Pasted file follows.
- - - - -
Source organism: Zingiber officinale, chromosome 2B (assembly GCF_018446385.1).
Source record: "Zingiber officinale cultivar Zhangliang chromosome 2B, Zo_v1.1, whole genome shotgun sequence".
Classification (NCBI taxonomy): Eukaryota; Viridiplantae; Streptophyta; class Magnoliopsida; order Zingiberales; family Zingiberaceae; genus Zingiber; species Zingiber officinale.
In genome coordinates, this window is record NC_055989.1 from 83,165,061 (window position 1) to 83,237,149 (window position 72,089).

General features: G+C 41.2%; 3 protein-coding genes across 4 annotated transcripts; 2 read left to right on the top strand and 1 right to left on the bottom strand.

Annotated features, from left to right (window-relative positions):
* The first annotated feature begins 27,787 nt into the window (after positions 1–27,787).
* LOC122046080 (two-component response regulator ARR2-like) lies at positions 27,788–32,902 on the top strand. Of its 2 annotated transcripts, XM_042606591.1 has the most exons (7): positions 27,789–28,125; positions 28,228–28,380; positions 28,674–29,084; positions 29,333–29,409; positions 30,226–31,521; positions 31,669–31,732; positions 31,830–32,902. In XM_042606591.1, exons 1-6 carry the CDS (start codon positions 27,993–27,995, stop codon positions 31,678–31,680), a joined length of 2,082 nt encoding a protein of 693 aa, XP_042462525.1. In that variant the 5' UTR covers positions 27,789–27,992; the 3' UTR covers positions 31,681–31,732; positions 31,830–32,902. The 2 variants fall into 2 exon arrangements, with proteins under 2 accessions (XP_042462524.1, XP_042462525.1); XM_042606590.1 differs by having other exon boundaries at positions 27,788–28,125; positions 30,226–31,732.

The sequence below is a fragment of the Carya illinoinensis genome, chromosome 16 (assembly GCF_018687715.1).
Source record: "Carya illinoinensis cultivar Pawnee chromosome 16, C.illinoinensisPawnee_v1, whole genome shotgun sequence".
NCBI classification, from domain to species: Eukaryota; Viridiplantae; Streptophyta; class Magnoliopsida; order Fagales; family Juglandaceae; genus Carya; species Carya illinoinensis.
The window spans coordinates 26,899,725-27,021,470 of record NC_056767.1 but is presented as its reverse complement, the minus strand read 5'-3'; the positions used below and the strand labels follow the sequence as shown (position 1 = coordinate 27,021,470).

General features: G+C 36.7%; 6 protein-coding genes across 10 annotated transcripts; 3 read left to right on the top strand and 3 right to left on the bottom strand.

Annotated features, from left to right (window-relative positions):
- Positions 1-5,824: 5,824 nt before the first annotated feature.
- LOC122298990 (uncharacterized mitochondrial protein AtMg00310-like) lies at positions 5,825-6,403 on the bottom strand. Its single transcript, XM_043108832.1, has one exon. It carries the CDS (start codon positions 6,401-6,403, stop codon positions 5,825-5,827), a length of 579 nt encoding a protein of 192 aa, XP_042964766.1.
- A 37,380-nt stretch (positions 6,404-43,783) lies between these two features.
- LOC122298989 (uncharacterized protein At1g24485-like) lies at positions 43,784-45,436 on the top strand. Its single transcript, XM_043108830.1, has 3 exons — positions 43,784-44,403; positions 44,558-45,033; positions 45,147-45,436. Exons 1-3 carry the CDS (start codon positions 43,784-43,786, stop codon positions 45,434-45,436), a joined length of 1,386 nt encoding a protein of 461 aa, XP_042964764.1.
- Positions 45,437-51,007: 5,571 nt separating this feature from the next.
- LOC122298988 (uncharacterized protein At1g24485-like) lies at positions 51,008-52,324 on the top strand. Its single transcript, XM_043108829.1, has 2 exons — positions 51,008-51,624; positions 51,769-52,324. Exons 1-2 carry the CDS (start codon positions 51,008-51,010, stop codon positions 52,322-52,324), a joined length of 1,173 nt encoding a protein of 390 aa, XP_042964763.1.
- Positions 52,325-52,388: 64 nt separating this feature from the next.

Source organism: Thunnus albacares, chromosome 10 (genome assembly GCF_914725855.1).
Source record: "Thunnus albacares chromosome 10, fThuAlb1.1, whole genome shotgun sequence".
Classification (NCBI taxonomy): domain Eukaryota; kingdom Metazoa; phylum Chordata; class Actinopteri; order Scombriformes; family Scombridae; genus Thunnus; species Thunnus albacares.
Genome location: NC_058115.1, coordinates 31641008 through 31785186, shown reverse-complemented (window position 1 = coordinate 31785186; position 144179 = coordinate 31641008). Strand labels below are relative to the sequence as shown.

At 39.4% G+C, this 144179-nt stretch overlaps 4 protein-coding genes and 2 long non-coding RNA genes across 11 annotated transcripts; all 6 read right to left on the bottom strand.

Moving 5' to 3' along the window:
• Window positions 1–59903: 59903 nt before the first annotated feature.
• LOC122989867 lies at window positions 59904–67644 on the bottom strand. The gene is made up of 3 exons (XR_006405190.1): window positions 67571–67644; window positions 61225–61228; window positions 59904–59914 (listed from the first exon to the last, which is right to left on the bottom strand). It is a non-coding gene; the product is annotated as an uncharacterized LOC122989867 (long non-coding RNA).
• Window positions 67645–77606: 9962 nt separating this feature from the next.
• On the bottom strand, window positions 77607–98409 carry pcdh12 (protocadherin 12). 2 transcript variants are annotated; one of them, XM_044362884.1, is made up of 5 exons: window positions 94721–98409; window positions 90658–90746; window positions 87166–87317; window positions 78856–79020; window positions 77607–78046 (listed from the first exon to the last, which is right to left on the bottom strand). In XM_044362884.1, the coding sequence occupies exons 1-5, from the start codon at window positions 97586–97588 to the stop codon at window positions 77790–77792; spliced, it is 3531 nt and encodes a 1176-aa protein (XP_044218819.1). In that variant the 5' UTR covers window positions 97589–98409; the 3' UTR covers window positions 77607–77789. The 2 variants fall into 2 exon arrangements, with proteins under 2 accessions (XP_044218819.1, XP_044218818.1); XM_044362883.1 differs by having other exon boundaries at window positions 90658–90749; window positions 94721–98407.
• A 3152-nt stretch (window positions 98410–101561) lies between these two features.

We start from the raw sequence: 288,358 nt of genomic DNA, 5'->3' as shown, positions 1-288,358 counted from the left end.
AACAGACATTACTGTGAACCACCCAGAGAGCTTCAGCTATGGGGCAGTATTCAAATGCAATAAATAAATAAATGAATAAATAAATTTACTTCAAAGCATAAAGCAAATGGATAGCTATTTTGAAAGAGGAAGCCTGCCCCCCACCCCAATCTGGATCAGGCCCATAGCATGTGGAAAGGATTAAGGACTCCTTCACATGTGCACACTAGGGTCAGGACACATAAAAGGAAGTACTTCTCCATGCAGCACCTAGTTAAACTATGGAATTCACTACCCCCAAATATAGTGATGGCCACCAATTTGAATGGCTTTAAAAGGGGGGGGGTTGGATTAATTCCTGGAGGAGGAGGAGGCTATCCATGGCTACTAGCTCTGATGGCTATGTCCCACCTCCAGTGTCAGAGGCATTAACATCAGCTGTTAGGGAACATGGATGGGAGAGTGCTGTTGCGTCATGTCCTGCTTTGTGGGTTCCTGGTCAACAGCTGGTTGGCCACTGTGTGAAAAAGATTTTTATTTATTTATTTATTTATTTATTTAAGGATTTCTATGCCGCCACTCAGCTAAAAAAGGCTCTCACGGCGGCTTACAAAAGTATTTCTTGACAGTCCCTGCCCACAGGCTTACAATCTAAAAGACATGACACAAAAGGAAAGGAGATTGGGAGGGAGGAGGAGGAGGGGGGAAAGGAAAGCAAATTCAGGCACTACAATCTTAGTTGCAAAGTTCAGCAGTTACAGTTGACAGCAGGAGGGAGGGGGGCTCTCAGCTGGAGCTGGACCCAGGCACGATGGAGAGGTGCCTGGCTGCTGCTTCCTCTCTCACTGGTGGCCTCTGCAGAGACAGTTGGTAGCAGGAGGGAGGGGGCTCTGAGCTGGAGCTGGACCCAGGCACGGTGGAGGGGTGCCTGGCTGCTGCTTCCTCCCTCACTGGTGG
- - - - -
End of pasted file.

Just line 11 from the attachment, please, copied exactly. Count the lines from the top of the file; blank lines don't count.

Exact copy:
NCBI classification, from domain to species: Eukaryota; Viridiplantae; Streptophyta; class Magnoliopsida; order Fagales; family Juglandaceae; genus Carya; species Carya illinoinensis.